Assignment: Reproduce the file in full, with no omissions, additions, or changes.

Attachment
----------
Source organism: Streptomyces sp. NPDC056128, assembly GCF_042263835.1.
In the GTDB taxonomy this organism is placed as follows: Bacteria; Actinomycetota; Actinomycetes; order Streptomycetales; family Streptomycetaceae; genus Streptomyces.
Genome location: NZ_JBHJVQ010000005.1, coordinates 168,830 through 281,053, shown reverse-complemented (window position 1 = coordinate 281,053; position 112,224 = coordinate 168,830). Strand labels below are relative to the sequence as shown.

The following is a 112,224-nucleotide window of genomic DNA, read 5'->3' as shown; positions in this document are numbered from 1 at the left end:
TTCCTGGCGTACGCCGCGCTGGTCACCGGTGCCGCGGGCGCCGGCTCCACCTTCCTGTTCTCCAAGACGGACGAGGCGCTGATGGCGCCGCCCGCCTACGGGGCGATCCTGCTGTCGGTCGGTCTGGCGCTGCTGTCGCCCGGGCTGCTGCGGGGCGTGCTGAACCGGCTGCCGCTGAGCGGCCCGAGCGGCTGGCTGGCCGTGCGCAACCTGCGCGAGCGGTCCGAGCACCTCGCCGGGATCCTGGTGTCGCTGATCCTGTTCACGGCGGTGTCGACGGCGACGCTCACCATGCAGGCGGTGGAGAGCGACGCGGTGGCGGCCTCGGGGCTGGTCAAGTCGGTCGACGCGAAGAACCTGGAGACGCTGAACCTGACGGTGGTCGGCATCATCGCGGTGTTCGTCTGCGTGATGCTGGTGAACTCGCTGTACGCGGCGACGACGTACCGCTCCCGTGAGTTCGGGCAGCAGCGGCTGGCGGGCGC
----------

Source organism: Streptomyces sp. NPDC056128, assembly GCF_042263835.1.
In the GTDB taxonomy this organism is placed as follows: Bacteria; Actinomycetota; Actinomycetes; order Streptomycetales; family Streptomycetaceae; genus Streptomyces.
Genome location: NZ_JBHJVQ010000005.1, coordinates 168,830 through 281,053, shown reverse-complemented (window position 1 = coordinate 281,053; position 112,224 = coordinate 168,830). Strand labels below are relative to the sequence as shown.

The following is a 112,224-nucleotide window of genomic DNA, read 5'->3' as shown; positions in this document are numbered from 1 at the left end:
TTCCTGGCGTACGCCGCGCTGGTCACCGGTGCCGCGGGCGCCGGCTCCACCTTCCTGTTCTCCAAGACGGACGAGGCGCTGATGGCGCCGCCCGCCTACGGGGCGATCCTGCTGTCGGTCGGTCTGGCGCTGCTGTCGCCCGGGCTGCTGCGGGGCGTGCTGAACCGGCTGCCGCTGAGCGGCCCGAGCGGCTGGCTGGCCGTGCGCAACCTGCGCGAGCGGTCCGAGCACCTCGCCGGGATCCTGGTGTCGCTGATCCTGTTCACGGCGGTGTCGACGGCGACGCTCACCATGCAGGCGGTGGAGAGCGACGCGGTGGCGGCCTCGGGGCTGGTCAAGTCGGTCGACGCGAAGAACCTGGAGACGCTGAACCTGACGGTGGTCGGCATCATCGCGGTGTTCGTCTGCGTGATGCTGGTGAACTCGCTGTACGCGGCGACGACGTACCGCTCCCGTGAGTTCGGGCAGCAGCGGCTGGCGGGCGC